MedMen Enterprises, one of the largest players in the US cannabis market, got into some trouble recently, after a $682 million deal to acquire PharmaCann basically fell apart. What was supposed to be a monumental transaction has failed. Now, this is bad news for MedMen Enterprises, obviously, but it also doesn’t bode well for the market either.

In the rush and the euphoria of more and more favorable legislation reaching the news, getting passed, and being announced, it’s normal that investors rushed towards cannabis companies and stocks. However, now investors recognize two very important things – these grand judicial changes have slowed down, and many companies were simply overvalued.

By now the cannabis industry seemed like a strange free-for-all, a weird mishmash that looked relatively stable. However, now you’re going to see companies that bit off more than they can chew; those that need financing that simply won’t arrive, and who are, to say the least, in some trouble. 

Like any new industry, there always comes a time when the bubble bursts. It began with people getting rich quickly and easily. It’s always nice being an early risk-taker who got lucky. However, luck will only get you so far, and now people with actual business acumen will, hopefully, rise to the top, while the rest will need to sink or learn how to swim.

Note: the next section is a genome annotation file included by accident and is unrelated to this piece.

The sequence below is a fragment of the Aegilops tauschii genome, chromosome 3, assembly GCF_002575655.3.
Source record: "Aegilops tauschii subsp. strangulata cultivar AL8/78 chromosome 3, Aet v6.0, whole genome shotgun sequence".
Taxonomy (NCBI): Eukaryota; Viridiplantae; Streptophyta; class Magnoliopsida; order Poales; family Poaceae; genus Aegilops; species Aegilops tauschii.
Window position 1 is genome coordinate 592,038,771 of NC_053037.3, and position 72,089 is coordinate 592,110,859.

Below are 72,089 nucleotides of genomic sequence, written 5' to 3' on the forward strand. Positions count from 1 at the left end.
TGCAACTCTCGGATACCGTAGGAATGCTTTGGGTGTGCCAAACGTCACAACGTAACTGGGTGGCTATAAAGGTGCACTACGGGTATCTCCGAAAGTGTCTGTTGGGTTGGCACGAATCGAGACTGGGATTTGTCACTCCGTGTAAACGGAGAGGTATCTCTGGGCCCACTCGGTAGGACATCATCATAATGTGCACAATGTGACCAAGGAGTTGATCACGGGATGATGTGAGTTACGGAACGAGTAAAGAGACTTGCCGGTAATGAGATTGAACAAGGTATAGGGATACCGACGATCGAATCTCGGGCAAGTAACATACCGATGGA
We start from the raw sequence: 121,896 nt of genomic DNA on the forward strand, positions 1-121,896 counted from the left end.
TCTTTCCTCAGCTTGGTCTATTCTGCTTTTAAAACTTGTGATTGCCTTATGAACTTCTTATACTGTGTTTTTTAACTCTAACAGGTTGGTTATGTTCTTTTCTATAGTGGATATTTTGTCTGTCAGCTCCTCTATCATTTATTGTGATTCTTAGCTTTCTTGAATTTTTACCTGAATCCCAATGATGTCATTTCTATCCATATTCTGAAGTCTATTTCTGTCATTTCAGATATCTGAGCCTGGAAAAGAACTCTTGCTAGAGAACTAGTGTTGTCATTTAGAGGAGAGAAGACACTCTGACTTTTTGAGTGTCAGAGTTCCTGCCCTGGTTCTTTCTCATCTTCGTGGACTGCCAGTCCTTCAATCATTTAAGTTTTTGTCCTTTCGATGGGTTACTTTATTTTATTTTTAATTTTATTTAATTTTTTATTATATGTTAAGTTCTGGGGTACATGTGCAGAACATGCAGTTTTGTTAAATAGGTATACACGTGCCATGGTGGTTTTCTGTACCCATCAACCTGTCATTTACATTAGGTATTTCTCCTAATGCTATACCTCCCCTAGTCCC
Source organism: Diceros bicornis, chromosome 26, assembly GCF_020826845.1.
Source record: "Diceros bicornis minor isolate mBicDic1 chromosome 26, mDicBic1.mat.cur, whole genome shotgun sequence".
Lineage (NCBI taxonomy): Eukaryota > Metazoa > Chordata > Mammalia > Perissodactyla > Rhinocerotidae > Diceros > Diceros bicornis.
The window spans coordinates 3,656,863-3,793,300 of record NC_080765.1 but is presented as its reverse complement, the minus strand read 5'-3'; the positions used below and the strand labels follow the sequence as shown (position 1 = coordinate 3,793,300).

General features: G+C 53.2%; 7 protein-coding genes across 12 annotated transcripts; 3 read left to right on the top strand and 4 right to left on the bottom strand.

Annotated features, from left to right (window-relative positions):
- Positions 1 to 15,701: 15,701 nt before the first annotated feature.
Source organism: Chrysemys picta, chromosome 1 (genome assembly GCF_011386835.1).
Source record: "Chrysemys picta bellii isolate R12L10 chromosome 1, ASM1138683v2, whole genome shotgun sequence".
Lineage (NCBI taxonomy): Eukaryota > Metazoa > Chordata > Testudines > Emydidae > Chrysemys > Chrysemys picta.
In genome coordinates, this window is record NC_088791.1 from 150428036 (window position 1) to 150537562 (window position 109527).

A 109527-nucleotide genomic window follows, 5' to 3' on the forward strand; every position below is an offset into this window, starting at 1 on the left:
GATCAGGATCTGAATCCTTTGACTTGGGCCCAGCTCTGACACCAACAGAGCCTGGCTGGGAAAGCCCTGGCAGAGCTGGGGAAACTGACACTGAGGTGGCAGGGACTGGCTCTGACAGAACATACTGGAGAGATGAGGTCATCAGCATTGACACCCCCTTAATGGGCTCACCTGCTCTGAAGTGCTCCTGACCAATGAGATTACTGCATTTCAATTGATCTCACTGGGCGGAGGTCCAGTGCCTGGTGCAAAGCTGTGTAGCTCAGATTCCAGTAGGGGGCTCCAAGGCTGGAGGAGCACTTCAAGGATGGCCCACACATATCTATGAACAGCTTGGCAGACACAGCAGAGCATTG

The problem here is that investors and analysts need to figure out who is who. Namely, just like the MedMen/PharmaCann deal, Harborside bailed on Airfield Supply and Agris Farms, companies set, respectively, in San Jose and Walnut Oaks. The reason is simple and clear – too expensive, too dilutive, not worth people’s time or money.

The clearest piece of evidence here is MedMen’s Stock. Their shares were at $4.46 a year earlier, and now they are dwindling at about $1.42. There are also rumors that MedMen has fired their chief financial officer. Senior-level turnover is never a sign of stability, but it doesn’t need to be automatically negative.

PharmaCan itself has a strong and stable position in the Midwest and the Northeast, with 13 dispensaries. Furthermore, the said company is planning on expanding, rebranding its locations as Verilife, so the need for extra cash is very real. MedMen is also going strong with 17 licenses, and a plan to have 30 stores by the end of 2020. 

Still, the failed deal should serve as a reality check that it’s not just smooth sailing for the cannabis industry. Every emerging industry will have its speed bumps sooner or later, and actually doing business, not just fighting legislation, is next in line for this new industry.